Ageing Ireland: Homecare workers vital as population grows older
Pay and conditions vary as families rely more and more on undocumented helpers in home
Minister of State for Older People Jim Daly: the Migrant Rights Centre of Ireland has lobbied the Government to remove care workers from the list of professions ineligible for employment permits. Photograph: Cyril Byrne
Terms and conditions for homecare workers, who often tend to people during their most vulnerable times, have improved in recent decades. However, there are still blind spots in a sector that will be asked to carry much of the load as Ireland ages.
In 1984, a healthcare worker could expect to make about £2 an hour – about €4.50 an hour in today’s money, according to the Central Statistics Office. There was no holiday pay and no sick pay. Their duties in those days largely consisted of housework for a couple of hours a day. Geraldine McNamara, a healthcare support assistant who started working that year, has seen significant changes.
From 1997, the homecare workers were formally recognised as HSE staff, where they did public work. They were given an 11-hour per week contract, granted holiday and sick pay, a raise to £3 an hour and made eligible for pension entitlements. However workers sometimes faced lengthy periods of unemployment.
In the intervening years, McNamara said that the pay for a HSE healthcare support assistant had risen to a maximum of about €15.50 an hour, “but our job has changed, which required upskilling”.
“Now instead of doing housework, we do personal care – washing, showering, changing pads, helping with walking or hoisting – or even helping when they’re dying,” she says. They have also been trained in other skills, like defibrilator use. Since 2011, thanks to a European Court of Justice ruling, the HSE has paid mileage to homecare workers. Those in the private sector generally earn less, between minimum wage and €10 per hour, in the main, according to Siptu.
The HSE has introduced a rostering system for the roughly 6,000 healthcare support assistants it employs – the idea being that there would be less latency for workers who will not face periods of unemployment. However, frontline workers say the implementation of this new system has been uneven. “We’re going in the right direction, but there has been a stumbling block with co-ordinators not having the IT system or manpower to implement rosters,” says Katherine Dowling, who also works as a healthcare support assistant. The worth of a homecare professional to the healthcare sector at large is often underestimated, according to Dowling
A homecare support assistant job evaluation exercise is also under way by the HSE, which may lead to pay and conditions being improved. In the private sector, Siptu believes that pay and progression scales are not as clearly defined as in the public sector.
Marie Sherlock, the union’s head of equality and policy, says homecare and nursing home workers have clearly defined wage scales in the public sector, while nursing home staff have received pay increases under the public service agreements.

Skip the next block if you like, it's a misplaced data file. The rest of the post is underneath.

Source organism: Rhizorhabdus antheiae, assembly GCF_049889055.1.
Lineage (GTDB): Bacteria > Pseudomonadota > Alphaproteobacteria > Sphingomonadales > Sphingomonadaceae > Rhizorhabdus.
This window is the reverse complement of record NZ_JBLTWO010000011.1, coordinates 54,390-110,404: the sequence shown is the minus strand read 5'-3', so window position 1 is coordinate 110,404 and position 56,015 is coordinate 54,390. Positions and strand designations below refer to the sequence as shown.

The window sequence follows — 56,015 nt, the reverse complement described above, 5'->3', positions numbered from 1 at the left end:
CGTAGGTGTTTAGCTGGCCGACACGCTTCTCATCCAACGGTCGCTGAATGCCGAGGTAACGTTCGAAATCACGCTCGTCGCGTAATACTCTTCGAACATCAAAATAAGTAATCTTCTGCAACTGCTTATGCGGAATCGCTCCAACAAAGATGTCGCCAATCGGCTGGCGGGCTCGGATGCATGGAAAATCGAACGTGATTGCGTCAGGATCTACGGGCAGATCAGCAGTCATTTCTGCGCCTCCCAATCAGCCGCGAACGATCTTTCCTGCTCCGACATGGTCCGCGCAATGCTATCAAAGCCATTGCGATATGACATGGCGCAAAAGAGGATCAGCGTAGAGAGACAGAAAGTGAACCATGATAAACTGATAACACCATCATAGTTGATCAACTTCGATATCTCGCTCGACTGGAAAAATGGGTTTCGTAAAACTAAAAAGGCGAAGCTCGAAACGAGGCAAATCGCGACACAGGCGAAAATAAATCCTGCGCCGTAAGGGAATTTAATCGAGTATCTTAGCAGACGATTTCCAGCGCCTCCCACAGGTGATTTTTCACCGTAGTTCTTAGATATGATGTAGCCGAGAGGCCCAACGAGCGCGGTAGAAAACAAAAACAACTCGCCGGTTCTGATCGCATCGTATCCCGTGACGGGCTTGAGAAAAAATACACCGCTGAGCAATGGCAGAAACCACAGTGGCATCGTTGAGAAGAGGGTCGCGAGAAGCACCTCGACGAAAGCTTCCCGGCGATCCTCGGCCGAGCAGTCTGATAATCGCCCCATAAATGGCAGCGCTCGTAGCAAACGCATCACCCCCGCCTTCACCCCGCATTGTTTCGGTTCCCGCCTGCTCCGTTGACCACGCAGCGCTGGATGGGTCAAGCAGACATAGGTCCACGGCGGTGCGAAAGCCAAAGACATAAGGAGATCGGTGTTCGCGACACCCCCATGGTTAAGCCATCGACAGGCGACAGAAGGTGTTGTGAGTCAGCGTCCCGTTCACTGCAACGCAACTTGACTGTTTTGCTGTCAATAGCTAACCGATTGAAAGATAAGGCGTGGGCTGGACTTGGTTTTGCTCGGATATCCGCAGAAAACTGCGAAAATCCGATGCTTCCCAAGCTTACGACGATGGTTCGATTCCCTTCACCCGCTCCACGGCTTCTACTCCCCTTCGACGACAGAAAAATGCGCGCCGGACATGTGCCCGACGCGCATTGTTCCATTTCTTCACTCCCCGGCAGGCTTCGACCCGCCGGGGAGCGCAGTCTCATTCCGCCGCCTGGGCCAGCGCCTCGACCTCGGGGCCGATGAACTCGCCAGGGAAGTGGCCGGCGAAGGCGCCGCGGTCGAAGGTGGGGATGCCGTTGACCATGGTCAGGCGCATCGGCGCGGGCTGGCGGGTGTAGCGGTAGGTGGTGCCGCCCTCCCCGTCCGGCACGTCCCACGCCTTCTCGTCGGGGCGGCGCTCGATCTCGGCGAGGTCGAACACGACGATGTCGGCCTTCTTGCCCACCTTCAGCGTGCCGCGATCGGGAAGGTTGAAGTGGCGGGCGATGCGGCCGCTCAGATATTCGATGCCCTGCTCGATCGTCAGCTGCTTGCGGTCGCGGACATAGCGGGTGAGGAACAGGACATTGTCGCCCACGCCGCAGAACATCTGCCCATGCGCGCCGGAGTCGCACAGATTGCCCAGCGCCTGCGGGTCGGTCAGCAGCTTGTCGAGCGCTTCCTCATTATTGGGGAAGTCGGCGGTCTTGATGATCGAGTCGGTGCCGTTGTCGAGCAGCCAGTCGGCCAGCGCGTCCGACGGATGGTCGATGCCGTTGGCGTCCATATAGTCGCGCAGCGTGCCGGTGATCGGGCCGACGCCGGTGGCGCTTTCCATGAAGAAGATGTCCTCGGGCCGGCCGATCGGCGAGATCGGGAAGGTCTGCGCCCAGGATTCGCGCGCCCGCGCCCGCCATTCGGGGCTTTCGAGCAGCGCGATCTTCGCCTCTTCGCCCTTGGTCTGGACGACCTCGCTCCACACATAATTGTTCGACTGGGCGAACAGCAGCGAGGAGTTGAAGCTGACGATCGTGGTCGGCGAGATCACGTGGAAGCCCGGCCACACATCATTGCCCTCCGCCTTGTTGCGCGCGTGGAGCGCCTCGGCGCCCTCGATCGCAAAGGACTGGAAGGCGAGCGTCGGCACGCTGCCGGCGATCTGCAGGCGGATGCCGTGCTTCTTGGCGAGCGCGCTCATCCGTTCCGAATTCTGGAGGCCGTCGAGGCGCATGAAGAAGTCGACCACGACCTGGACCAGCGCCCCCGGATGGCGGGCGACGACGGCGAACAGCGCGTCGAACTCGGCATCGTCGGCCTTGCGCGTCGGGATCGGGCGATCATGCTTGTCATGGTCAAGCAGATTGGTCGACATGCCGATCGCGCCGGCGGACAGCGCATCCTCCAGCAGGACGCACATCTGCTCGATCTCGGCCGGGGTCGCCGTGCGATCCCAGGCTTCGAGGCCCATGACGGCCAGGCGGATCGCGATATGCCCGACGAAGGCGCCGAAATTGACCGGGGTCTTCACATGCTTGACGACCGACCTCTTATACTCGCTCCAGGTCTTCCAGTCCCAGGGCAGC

Sherlock said that some private sector companies operating in the homecare sector “are attempting not to cover mileage expenses for staff”, while there is also a “downward pressure on call times” – the amount of time a carer will spend with a client – in the private sector. “Many companies have 15-minute visit times, sufficient only to check if medication has been taken or the individual is up and dressed,” she said. The HSE’s minimum visit time is 30 minutes.
Siptu says it is concerned by the potential shortfall of homecare workers to meet demographic demands. “There is little State planning for this massive increase in service demand. There is insufficient quality assurance with regard to some of these services provided by the private sector, and with the HSE stopping the approval of homecare packages, the reliance on the private sector is only going to grow,” Sherlock said.
The Government and the HSE say homecare hours have not been frozen or cut, but campaigners argue that there is clear evidence the State is not meeting demand.
Last year, the Migrant Rights Centre of Ireland (MRCI) wrote to Minister of State for Mental Health and Older People Jim Daly, asking him to address “the increase in the number of undocumented care workers employed directly by families in the private home setting to provide care”.
“This increase is an inevitable consequence of poor labour migration policy and the absence of an employment permit for the sector since 2009 despite population ageing and increasing demand for care workers.” The MRCI has unsuccessfully lobbied the Government to remove care workers from the list of professions that are ineligible for employment permits.
The MRCI has said there is a growing cohort of migrant homecare workers, who are sometimes exposed to haphazard or exploitative employment practices. One such worker is Mercy, a Filipino woman who came to Ireland about five years ago. She says unregulated workers in the sector are “overworked and underpaid”. Mercy pays half her wages to share a room in a house, and has not seen her children since she came to Ireland.
“We want the Government to ensure employment equality legislation for all homecare workers regardless of immigration status,” she says.